Well, that didn’t take long.
Less than one and a half seasons into a three-year pact with the Kings, during which he skated in 81 games or one game shy of the equivalent of one full campaign, the Ilya Kovalchuk experiment has officially gone bust in Los Angeles. On Monday, the veteran winger was placed on waivers for the purpose of contract termination. Come Tuesday, that termination was completed.
With that, a saga that had the furthest thing from a storybook ending is over. Not once across the past month-plus had Kovalchuk stepped foot on the ice for the Kings, instead sitting out and awaiting a bonus payment until the two sides could part ways. And the reminder of the now so obviously ill-advised signing won’t be going away anytime soon for Los Angeles. There’s still the whole salary cap issue with which the Kings will have to contend. As he was inked after his 35th birthday, Kovalchuk’s contract is one of those sticky 35-plus deals. That means despite the fact he was a willing participant in the contract termination, and despite the fact he could potentially be signed by and skating with another NHL team in the not-too-distant future, Los Angeles will remain on the hook for the entirety of Kovalchuk's $6.25-million cap hit. That’s for the remainder of this season and all of next.
But maybe, in a roundabout way, this isn’t the worst thing for the Kings.
The cap hit associated with the termination, of course, isn’t easy to stomach. That’s particularly true when it adds to the nearly $4.8 million in dead money that was already set to impact Los Angeles’ bottom line next season as the result of the Dion Phaneuf buyout and Mike Richards’ contract termination. However, that the Kings were willing to cut their losses and take their lumps instead of continuing on with a Kovalchuk-shaped roadblock in the lineup might be a sign Los Angeles is finally doing what’s best for the future of the franchise: accepting that there is no quick fix.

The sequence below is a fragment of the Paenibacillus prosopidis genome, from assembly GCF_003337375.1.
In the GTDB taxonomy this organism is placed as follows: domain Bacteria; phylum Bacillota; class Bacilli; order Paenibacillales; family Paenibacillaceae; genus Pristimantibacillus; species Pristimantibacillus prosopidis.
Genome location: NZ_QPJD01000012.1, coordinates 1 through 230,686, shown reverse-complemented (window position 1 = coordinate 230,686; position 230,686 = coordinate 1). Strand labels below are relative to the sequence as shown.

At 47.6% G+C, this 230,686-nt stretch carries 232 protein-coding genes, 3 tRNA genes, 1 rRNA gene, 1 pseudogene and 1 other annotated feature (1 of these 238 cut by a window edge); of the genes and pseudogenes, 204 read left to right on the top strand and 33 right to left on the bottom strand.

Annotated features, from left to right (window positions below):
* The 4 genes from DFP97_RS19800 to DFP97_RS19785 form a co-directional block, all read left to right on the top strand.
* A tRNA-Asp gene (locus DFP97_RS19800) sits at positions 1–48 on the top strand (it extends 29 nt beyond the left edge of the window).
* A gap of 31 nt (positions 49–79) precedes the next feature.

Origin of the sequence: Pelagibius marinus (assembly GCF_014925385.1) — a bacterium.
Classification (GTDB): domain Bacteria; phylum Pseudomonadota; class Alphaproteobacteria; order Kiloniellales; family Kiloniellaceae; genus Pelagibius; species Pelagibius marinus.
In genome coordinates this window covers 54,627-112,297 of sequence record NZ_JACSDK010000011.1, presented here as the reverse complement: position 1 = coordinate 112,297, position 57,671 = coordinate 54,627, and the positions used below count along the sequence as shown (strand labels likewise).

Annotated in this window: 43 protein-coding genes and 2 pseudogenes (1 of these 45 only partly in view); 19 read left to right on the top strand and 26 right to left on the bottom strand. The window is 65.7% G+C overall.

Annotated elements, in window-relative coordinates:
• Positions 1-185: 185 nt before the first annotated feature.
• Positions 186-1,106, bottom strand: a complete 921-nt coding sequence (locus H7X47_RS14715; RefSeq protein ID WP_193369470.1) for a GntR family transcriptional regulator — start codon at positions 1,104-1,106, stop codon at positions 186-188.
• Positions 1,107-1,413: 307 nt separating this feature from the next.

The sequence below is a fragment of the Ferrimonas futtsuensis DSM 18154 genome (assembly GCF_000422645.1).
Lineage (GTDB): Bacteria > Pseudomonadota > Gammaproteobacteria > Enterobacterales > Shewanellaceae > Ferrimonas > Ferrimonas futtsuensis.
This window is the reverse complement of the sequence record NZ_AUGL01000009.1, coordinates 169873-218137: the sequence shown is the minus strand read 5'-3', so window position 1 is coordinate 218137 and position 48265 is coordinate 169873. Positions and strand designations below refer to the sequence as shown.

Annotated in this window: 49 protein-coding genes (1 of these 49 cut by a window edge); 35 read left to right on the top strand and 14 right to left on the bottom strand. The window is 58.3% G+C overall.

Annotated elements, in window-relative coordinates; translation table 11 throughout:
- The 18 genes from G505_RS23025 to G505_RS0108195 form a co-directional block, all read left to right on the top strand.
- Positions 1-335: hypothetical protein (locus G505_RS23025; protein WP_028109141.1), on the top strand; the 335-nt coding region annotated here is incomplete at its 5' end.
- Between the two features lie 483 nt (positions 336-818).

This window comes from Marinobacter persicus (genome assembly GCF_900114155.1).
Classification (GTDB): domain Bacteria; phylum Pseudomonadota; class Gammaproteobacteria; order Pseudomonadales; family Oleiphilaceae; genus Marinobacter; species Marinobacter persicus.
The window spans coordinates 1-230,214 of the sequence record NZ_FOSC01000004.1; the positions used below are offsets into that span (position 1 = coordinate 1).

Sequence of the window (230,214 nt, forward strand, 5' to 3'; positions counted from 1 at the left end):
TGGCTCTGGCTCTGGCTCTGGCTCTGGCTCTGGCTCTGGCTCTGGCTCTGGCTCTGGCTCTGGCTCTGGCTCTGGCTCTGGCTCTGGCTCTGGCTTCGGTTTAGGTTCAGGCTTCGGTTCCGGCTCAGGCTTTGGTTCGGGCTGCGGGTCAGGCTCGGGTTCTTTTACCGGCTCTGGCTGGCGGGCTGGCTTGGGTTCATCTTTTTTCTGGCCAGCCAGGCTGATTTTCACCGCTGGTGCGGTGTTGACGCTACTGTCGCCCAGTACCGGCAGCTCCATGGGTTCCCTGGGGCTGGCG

When Kovalchuk was signed, the thought process was that he would be a cure for what ailed the attack, a power play weapon who could provide what was needed for renewed success in Tinseltown. That was decidedly not the case. While he did produce – on the whole, his 19 goals and 43 points were decent totals – Kovalchuk was the proverbial square peg trying to fit into the round hole. The first signs of that were present when he was demoted and dropped down the lineup last season. His declining average ice time this season was another indication that it simply wasn’t a fit for either side. At a certain point, Kings GM Rob Blake and the rest of Los Angeles’ staff had to accept the reality of the situation. The termination represents that. And that might be the silver lining here for the Kings.
As with the Kovalchuk signing in July 2018, the acquisition of the since-bought out Phaneuf only months earlier was seemingly an attempt by Los Angeles to cling to relevance and fringe-contender status. That it went sideways on the Kings was a surprise to almost no one. Phaneuf was on the decline at the time he was acquired and that experiment, much like the one with Kovalchuk, went awry. But following the Phaneuf buyout and in the Kings’ new post-Kovalchuk state, it seems far less likely that Los Angeles is going to be all that willing to take wild swings at big-money or big-name talent in an attempt to spark a franchise that needs more than one noteworthy addition to right the ship.
Truth be told, we may have seen the first signs of the Kings front office’s shift in mentality take root in the back half of the 2018-19 campaign and into the off-season. It was last January and February that the Kings parted ways with Jake Muzzin, Nate Thompson and Carl Hagelin, receiving nothing but picks and prospects in return, and Los Angeles was noticeably quiet throughout the off-season. The Kings’ lone summer free agent signing was the late addition of defenseman Ben Hutton. Splashy, it was not.
Los Angeles’ accepting of their fate as a league bottom feeder and a team that cannot seek the Kovalchuk-esque quick fixes is a necessary evil, too. In The Hockey News’ 2019 Future Watch issue, the Kings had the 26th-ranked prospect group in the NHL, according to a panel of scouts. Four picks within the first two rounds of the 2019 draft, which allowed Los Angeles to select Alex Turcotte, Tobias Bjornfot, Arthur Kaliyev and Samuel Fagemo, has fortified that prospect base, however. And with the way things have gone this season, it appears likely the Kings will have another top-five selection.
But if Blake and Co. wish to go all-in ahead of the upcoming draft, there exists opportunity for that, as well. Tyler Toffoli, Trevor Lewis and Kyle Clifford will all become trade fodder as the deadline approaches, as will Hutton and fellow defensemen Alec Martinez and Derek Forbort. If Blake so chooses, all six can be dangled, if not outright moved, for additional picks and prospects that can further Los Angeles’ pursuit of the kind of roster reset that is undoubtedly necessary for the Kings to take meaningful steps forward.
Regardless of how Blake proceeds with those who could follow Kovalchuk out the door, though, it seems certain that the days of the Kings seeking the quick fix to patch the myriad holes in their lineup are over. And if that’s the only good that comes out of the entire Kovalchuk ordeal, there’s nothing wrong with that.
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